ATM and IDCM: Taxes and Evolution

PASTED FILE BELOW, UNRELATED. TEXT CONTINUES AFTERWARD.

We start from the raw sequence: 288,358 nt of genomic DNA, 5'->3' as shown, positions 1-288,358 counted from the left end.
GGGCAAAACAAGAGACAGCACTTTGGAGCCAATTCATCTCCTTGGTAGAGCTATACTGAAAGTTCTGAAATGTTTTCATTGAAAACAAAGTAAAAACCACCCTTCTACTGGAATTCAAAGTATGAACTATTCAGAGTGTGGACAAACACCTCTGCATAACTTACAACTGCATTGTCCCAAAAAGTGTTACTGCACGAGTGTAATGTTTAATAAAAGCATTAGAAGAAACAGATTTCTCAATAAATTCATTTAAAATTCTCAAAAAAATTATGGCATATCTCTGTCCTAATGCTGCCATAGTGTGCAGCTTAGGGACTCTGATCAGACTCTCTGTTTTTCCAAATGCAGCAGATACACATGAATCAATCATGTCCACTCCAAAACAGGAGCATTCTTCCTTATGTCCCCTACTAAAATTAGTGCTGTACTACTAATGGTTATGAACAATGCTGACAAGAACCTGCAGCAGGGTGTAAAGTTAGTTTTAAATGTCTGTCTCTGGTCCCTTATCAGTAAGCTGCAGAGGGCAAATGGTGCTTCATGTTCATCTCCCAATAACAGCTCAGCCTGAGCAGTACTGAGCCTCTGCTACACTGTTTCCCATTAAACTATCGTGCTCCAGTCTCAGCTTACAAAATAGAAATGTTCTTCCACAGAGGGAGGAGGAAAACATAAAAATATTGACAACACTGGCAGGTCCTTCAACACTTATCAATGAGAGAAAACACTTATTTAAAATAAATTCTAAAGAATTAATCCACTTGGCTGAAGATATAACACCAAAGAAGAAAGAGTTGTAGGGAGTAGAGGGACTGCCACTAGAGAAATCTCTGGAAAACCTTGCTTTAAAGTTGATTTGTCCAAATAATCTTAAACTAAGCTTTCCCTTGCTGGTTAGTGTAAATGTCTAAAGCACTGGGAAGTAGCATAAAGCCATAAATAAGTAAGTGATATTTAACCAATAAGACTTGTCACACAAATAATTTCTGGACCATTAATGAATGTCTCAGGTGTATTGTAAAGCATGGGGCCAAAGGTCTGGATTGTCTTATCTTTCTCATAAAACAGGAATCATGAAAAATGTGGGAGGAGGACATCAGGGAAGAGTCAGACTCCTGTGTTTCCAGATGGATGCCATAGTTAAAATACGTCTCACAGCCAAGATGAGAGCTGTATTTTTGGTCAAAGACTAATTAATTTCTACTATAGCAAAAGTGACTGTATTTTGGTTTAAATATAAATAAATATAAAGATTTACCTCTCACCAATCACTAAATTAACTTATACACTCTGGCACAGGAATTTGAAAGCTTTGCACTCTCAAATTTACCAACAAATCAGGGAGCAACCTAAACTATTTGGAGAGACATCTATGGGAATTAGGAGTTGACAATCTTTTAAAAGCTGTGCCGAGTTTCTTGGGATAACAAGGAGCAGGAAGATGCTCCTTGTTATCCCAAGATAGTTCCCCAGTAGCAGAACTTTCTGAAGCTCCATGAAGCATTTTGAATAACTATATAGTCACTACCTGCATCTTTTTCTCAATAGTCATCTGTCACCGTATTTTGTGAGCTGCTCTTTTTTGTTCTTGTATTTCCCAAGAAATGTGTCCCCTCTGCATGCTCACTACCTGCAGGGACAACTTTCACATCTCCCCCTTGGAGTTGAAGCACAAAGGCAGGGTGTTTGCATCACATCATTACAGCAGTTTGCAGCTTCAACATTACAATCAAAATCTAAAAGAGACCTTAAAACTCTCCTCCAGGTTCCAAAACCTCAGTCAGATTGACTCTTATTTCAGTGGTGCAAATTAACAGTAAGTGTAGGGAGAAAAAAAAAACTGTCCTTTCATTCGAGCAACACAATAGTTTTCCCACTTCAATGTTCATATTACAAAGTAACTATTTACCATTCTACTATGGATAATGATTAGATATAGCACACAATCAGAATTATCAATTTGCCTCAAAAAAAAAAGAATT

I was struck the other day by some similarities between the anti-tax movement (ATM) in the U.S. and the anti-evolution Intelligent Design Creationism movement (IDCM). They apparently share a number of characteristis. In a NYTimes article last Thursday (requires free registration), there were the following remarks: Referring to starting a moderated (as opposed to unmoderated) tax discussion listDick Adams, a retired University of Baltimore accounting professor, said he and a friend started the moderated group because the tax-denier arguments were "clearly drowning out serious discourse."Remind anyone of cut and paste quote-mining? And "Some of the people who came along were frightening - one advocated killing police officers - and you had people who just kept repeating the same nonsense," Professor Adams said. "And one lie compounded on another. There was even an attorney who said he had gotten away without paying taxes, and I went and found a federal tax lien against him, and he would just deny it in the news group."Now I'm not suggesting that Intelligent Design Creationists advocate killing police officers, of course, but the other characteristic - repetition after repetition of the same nonsense - sure sounds familiar. Anyone who has been around IDCs for any length of time hears the same sad arguments over and over and over and ... well, you get the idea. I'm amazed that the people handling feedback at TalkOrigins don't go bats. (Hm. Actually, knowing a few of them, I ... erhm. Well. Um. Nevermind.) Then there's "Each time someone beats down these super-weak theories, the proponents just let it lie and then come back a few weeks later with the same rubbish,'' Mr. Jorden says.See above: going bats. Paul Gross recently published an analysis of Intelligent Design Creationism, assessing it against an index of crank science. It passed with flying colors - it's crank science in the same sense that the crackpot taxation "theories" referred to above are crank law. The same characteristics appear in both. Richard B. Hoppe